Useful Understanding of Postoperative Atrial Fibrillation
To the Editor:
Hogue et al1 concluded: “In the hour before AF [atrial fibrillation] after CABG surgery, higher heart rate and lower heart rate complexity compared with values in control patients were independent predictors of AF.” Their careful study and stochastic analyses showed that this was statistically significant, but their observations were not clinically significant for the following reasons.
After CABG operations, many patients have AF for a few minutes or hours without a fast ventricular rate or emboli. Even new AF that lasts for a day or more usually disappears spontaneously without bad results. In a series of 100 consecutive patients who had cardiac operations, all patients who entered the hospital in regular sinus rhythm left the hospital in regular sinus rhythm in spite of intervening AF.2 Predicting harmless as well as harmful AF as a single set does not influence treatment or help the patients in other ways.
Concerning patients who acquire AF after acute myocardial infarction (MI), the American College of Cardiology/American Heart Association stated, “Although AF after acute MI is usually transient, heparin therapy should be given to patients not already receiving it.”3 Hogue et al1 reported 1 patient who had AF and then appeared to have a fatal cerebral embolism on postoperative day 2. There was time to give this patient heparin, and the patient probably received it. Predicting that the patient would have AF would not have helped.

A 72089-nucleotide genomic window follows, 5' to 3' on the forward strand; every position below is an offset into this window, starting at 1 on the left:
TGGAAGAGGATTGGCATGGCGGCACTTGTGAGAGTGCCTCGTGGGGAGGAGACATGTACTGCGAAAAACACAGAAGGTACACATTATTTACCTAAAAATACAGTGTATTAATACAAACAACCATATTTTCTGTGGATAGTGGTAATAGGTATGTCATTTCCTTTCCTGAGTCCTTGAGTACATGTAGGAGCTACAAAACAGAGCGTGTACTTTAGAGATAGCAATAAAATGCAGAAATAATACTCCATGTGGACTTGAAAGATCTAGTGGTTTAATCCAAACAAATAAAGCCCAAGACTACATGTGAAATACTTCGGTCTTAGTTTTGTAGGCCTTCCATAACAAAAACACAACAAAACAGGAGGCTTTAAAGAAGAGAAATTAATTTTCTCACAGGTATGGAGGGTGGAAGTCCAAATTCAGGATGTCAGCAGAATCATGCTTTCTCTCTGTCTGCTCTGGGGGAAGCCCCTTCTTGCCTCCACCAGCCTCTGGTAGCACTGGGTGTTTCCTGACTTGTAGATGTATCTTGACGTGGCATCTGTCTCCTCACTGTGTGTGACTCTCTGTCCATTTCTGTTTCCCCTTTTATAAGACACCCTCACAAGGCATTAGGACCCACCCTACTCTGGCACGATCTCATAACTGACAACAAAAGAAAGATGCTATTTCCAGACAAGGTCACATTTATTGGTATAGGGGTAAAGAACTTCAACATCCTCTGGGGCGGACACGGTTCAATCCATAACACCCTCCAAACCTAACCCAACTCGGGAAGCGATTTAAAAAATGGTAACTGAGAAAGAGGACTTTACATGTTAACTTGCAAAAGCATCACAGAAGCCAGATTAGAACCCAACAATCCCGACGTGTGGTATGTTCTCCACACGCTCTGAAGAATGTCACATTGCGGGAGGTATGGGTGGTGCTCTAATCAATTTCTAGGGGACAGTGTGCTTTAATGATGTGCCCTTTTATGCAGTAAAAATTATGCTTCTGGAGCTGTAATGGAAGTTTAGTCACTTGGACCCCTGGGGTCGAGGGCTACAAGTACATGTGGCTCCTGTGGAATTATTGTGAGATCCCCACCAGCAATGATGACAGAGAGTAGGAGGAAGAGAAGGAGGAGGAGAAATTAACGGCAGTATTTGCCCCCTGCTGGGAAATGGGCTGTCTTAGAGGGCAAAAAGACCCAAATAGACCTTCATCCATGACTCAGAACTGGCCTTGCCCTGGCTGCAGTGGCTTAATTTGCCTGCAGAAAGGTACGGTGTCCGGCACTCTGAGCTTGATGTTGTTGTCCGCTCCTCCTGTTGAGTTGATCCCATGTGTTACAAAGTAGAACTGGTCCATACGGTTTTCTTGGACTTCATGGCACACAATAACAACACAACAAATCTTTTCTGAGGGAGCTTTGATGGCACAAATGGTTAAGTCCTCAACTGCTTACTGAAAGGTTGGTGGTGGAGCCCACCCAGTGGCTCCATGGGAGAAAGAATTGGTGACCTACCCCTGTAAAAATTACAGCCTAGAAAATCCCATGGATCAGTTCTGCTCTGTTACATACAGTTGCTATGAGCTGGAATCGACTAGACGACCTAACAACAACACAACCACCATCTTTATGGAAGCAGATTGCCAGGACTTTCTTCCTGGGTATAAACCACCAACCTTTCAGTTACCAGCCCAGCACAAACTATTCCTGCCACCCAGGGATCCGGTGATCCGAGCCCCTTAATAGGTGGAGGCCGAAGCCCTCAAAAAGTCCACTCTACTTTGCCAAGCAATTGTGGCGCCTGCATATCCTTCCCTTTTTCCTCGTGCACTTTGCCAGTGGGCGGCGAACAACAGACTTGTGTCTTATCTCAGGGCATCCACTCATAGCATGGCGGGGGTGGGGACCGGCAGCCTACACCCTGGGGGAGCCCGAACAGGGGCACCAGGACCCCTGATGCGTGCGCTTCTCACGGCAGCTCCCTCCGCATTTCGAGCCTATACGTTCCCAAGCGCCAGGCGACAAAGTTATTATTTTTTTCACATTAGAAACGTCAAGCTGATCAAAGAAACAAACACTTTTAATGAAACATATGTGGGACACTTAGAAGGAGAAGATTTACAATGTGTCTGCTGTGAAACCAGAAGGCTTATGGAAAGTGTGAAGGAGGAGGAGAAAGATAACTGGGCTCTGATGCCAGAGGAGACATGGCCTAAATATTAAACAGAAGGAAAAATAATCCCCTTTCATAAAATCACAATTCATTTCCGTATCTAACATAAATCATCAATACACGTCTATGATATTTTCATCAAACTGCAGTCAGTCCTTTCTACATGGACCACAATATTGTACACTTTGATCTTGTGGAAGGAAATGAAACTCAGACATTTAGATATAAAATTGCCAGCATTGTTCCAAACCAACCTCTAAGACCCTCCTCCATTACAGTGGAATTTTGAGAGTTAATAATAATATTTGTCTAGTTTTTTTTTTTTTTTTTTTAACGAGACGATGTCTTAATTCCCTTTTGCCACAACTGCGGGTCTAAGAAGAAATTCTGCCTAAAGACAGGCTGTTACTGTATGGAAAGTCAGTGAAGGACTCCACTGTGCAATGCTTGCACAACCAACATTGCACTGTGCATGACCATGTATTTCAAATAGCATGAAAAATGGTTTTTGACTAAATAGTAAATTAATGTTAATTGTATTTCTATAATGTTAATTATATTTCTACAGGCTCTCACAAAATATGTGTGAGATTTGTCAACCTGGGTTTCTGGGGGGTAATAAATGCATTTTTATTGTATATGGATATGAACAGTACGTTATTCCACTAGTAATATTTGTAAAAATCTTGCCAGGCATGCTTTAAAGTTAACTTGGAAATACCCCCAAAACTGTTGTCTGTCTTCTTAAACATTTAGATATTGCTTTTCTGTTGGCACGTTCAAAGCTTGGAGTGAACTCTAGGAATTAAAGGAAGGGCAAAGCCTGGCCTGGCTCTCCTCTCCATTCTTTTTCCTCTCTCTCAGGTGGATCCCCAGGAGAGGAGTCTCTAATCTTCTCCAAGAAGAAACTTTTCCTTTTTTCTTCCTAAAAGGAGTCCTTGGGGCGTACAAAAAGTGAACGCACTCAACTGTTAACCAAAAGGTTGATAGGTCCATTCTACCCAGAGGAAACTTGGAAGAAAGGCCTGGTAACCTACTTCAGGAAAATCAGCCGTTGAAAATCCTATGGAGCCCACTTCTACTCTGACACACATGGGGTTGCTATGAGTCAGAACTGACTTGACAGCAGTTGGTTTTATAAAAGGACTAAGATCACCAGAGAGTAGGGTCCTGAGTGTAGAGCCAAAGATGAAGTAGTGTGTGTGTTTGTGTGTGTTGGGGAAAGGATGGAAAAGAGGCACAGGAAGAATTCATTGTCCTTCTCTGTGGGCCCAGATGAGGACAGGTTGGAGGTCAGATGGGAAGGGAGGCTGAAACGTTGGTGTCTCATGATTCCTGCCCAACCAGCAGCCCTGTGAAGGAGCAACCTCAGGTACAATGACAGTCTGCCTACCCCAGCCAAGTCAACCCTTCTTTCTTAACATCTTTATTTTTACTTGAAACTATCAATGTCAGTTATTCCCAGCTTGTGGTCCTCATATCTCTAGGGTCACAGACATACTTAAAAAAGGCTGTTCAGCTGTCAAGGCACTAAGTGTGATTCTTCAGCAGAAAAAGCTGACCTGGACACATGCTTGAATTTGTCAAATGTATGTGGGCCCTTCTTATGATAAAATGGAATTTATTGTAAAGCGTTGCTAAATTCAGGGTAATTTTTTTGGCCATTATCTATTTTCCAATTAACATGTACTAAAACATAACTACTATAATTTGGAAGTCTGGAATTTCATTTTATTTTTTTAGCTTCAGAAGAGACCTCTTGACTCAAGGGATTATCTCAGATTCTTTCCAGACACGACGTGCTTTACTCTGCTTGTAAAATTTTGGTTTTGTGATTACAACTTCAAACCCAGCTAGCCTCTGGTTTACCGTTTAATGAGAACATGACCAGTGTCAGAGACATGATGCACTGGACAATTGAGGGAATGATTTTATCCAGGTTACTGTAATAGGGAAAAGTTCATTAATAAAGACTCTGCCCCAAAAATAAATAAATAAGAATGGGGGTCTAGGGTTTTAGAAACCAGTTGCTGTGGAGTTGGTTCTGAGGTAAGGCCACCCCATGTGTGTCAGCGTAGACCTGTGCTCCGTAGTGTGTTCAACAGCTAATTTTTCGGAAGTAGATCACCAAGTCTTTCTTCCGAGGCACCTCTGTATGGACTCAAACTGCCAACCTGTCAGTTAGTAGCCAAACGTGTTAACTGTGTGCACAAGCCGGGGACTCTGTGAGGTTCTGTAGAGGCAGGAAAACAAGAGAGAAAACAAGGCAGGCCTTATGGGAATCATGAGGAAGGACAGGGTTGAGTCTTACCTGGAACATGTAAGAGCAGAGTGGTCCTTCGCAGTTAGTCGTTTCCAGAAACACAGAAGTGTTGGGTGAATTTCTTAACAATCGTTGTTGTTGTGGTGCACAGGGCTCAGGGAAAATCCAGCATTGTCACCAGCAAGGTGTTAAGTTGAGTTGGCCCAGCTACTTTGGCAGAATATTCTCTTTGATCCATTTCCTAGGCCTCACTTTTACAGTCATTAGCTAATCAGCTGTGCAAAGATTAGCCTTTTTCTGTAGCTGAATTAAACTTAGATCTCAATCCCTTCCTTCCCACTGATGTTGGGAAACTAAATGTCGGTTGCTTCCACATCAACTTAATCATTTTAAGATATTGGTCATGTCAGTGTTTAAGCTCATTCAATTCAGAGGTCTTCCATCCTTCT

Predicting which patients will have persistent hazardous AF is a different matter. Such a prediction would justify vigorous treatments in these few patients to prevent AF. Such treatment would not be reasonable for all patients at risk for this arrhythmia after CABG operations.
- Copyright © 1999 by American Heart Association
Hogue CW Jr, Domitrovich PP, Stein PK, Despotis GD, Re L, Schuessler RB, Kleiger RE, Rottman JN. RR interval dynamics before atrial fibrillation in patients after coronary artery bypass graft surgery. Circulation. 1998;98:429–434.
Ryan TJ, Anderson JL, Antman EM, Braniff BA, Brooks NH, Califf RM, Hillis LD, Hiratzka LF, Rapaport E, Riegel BJ, Russell RO, Smith EE Jr, Weaver WD. ACC/AHA guidelines for the management of patients with acute myocardial infarction: a report of the American College of Cardiology/American Heart Association Task Force on Practice Guidelines. J Am Coll Cardiol. 1996;28:1328–1428.